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Slide presentation general


Braids in history


New trends


Kumihimo groups


Engineering application



Each presentation comprises 15-minute talk and 5-minute discussion using PowerPoint or equivalent slide-show software.

Equipment

A PC with a Windows XP/Vista and a Macintosh OS X are available.
Number of pixel of the projector in the Center Hall is 1024 x 768 (XGA)

Media of your PowerPoint file

•USB flash memory (recommended)
•CD-R
•Transfer via Internet using e-mail (less than 2MB), free file transfer service (less than 100 MB) (recommended).


No other media is acceptable.

Braids in history

Chairperson: Masako Kinoshita

Braids excavated from the Chu Cemetery at Baoshan, China

Mari Omura

15:45-16:05

This report deals with the braiding technique of excavated braids from one of Baoshan cemetery of the Chu State dating back from 323 to 292 BC which is located in Jingmen city, Hubei province near Jinancheng, the Chu capital of the Warring States period(from 463 to 221 BC). In China the oldest evidence of loop braiding is of the Hang Dynasty, the third century BC until now.
From the tomb 2, best-preserved one among the five tombs, some braids were excavated then that had characteristics of loop-manipulated braids. There was also a kind of harness consisted of the braids that has mainly two layers and combined sometime by turning adjoining threads.
These evidences suggest that a series of the Ch'ien chin(“thousand gold”) lace on three pairs of mittens excavated from the Han Tomb No.1 at Ma-Wang-Tui were also made by this technique using two-color loops . They have basically two layers with different colors and the elements of each layer exchange optionally to express the stripes , characters “Ch'ien chin” and the “lightening” patterns on its obverse and reverse sides.
A Survey of Asian Knotting

Carol Wang

16:05-16:25

China, Korea and Japan.Jie Yi, Maedup, Hanamusubi and Mizuhiki. As with many of the more important Asian cultural artifacts, Asian knotting is both shared and transformed by the cultures that have embraced it. Knotting was a fundamental technology and art throughout Asia. China, Japan and Tibet had knotted languages or record keeping systems.From a wish for luck, long life and prosperity to decorations on wedding dresses and suits of armour knots are everywhere in Asia and wherever Asian people have gone.While the basic knots are the same, the details (colours, materials, composition) are often different.This talk will present an illustrated history of Asian knotting focused on China, Japan, and Korea; their common ground as well as the features that†differentiate their knotted works.
Edo Kumihimo

Naoko Fukuoka

16:25-16:45

Many Edo Kumihimo examples including Obijime and Haori-hastenings produced during early to mid 20th century are stored in the Toshima-city Museum in Tokyo. I would show pictures of the Kumhimo manufactured by artisans of Tokyo area while most of them are now being classified and organized. Kumihimo equipment and artisans' notebooks will also be introduced. Some real examples of Haori-fastenings, obijime and tufts will be displayed for your close observation.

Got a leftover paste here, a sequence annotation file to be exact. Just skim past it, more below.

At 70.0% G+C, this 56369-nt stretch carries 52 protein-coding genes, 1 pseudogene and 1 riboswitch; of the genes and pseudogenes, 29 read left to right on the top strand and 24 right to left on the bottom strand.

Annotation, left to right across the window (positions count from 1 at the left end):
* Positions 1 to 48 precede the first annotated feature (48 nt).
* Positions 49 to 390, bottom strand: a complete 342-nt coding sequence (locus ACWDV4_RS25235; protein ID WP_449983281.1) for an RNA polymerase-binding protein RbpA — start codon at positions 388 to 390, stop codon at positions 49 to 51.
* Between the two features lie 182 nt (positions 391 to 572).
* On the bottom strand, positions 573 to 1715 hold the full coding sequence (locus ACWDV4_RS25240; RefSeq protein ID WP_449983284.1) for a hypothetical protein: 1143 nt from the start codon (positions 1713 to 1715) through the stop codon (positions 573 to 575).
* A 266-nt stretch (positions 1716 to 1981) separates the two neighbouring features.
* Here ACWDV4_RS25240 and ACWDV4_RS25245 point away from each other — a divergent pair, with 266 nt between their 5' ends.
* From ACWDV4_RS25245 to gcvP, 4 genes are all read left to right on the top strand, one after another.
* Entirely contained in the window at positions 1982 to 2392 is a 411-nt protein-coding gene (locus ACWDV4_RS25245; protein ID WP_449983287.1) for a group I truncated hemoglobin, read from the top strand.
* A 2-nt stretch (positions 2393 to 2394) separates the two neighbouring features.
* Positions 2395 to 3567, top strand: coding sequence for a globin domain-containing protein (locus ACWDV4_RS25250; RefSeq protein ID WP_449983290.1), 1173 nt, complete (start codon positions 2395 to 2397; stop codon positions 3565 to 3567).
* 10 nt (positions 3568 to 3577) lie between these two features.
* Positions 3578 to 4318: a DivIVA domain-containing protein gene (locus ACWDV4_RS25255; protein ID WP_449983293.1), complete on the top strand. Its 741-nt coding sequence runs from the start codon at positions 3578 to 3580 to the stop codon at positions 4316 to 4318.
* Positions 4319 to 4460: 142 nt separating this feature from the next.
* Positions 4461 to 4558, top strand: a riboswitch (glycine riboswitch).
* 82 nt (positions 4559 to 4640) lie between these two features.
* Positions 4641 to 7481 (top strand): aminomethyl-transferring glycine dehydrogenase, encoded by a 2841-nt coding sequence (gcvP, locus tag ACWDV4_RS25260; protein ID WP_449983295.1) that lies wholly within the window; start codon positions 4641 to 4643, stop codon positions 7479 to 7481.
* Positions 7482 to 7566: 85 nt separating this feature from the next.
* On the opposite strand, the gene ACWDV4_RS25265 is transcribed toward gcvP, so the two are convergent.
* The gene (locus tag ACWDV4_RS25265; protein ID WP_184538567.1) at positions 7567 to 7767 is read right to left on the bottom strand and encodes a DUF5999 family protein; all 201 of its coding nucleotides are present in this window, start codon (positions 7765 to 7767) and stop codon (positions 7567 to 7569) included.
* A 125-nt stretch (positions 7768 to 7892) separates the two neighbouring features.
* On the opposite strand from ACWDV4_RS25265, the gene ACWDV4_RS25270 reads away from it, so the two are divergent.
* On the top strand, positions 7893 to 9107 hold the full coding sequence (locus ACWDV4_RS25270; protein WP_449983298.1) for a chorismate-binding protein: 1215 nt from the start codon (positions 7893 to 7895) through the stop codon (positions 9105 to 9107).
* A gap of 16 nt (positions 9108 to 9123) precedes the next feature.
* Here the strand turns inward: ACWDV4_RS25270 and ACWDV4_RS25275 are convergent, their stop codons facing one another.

Braided decoration on Hungarian historical costumes in the 19th century

Tuskes Tunde

16:45-17:00

There are many ways to communicate without words. In tribal cultures, for example, war paints indicate coming action. A sophisticated system of using flowers to send coded messages, practiced in late antique and medieval times, enjoyed a revival in the early nineteenth century, when bouquets expressing the “language of flowers” communicated lovers' intent.
Clothing - in its full details: material, colour, decoration speaks about the gender, age, position, financial situation and nationality of its wearer. It is a system of symbols, changing in time and place. The Hungarian national gala dress - as it is traditionally called - reflects the two thousand year old Hungarian history.
Hungarians always expressed their political sentiment in textiles. One example involves Hungary's subjugation by the Austrian Habsburgs, which began in the sixteenth century. The Austrian domination was not well accepted, but since armed rebellion had failed, the aristocracy had few ways to show its displeasure. One way of silent passive resistance against the Austrian court was to wear a Hungarian gala dress.
In my slide show and talk I would like to show the unusual braids - twisted, woven, needle laced or crocheted - sewn on men's and women's wear in the 19th century. This unique decoration made the Hungarian gala dress so much admired and desired by the most elegant ladies of the European courts. I will demonstrate how the braids of military uniforms influenced civil clothing.
A special guild, the button-maker and haberdashers guild made these braids from the late 16th century. Unfortunately by now no guilds exist, only a few people continue the trade and mastery of braid making in Hungary.